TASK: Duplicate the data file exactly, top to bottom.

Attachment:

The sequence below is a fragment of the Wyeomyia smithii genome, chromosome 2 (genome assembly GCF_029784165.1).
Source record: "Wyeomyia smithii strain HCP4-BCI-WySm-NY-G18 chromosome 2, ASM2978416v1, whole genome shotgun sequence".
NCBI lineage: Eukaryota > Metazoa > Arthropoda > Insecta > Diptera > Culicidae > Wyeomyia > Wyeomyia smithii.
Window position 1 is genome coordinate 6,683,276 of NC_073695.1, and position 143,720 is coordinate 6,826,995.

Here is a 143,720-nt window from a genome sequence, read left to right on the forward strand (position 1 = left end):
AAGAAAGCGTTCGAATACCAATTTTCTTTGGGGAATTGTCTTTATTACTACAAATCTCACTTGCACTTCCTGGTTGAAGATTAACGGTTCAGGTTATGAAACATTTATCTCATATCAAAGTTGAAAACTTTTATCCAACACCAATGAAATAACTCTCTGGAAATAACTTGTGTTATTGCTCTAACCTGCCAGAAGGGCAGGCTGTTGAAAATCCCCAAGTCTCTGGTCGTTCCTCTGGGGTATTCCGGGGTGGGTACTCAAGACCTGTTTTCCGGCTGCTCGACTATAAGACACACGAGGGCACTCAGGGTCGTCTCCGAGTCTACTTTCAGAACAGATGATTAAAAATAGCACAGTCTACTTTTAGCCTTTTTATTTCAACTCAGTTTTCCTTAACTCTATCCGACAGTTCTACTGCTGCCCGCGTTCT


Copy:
The sequence below is a fragment of the Wyeomyia smithii genome, chromosome 2 (genome assembly GCF_029784165.1).
Source record: "Wyeomyia smithii strain HCP4-BCI-WySm-NY-G18 chromosome 2, ASM2978416v1, whole genome shotgun sequence".
NCBI lineage: Eukaryota > Metazoa > Arthropoda > Insecta > Diptera > Culicidae > Wyeomyia > Wyeomyia smithii.
Window position 1 is genome coordinate 6,683,276 of NC_073695.1, and position 143,720 is coordinate 6,826,995.

Here is a 143,720-nt window from a genome sequence, read left to right on the forward strand (position 1 = left end):
AAGAAAGCGTTCGAATACCAATTTTCTTTGGGGAATTGTCTTTATTACTACAAATCTCACTTGCACTTCCTGGTTGAAGATTAACGGTTCAGGTTATGAAACATTTATCTCATATCAAAGTTGAAAACTTTTATCCAACACCAATGAAATAACTCTCTGGAAATAACTTGTGTTATTGCTCTAACCTGCCAGAAGGGCAGGCTGTTGAAAATCCCCAAGTCTCTGGTCGTTCCTCTGGGGTATTCCGGGGTGGGTACTCAAGACCTGTTTTCCGGCTGCTCGACTATAAGACACACGAGGGCACTCAGGGTCGTCTCCGAGTCTACTTTCAGAACAGATGATTAAAAATAGCACAGTCTACTTTTAGCCTTTTTATTTCAACTCAGTTTTCCTTAACTCTATCCGACAGTTCTACTGCTGCCCGCGTTCT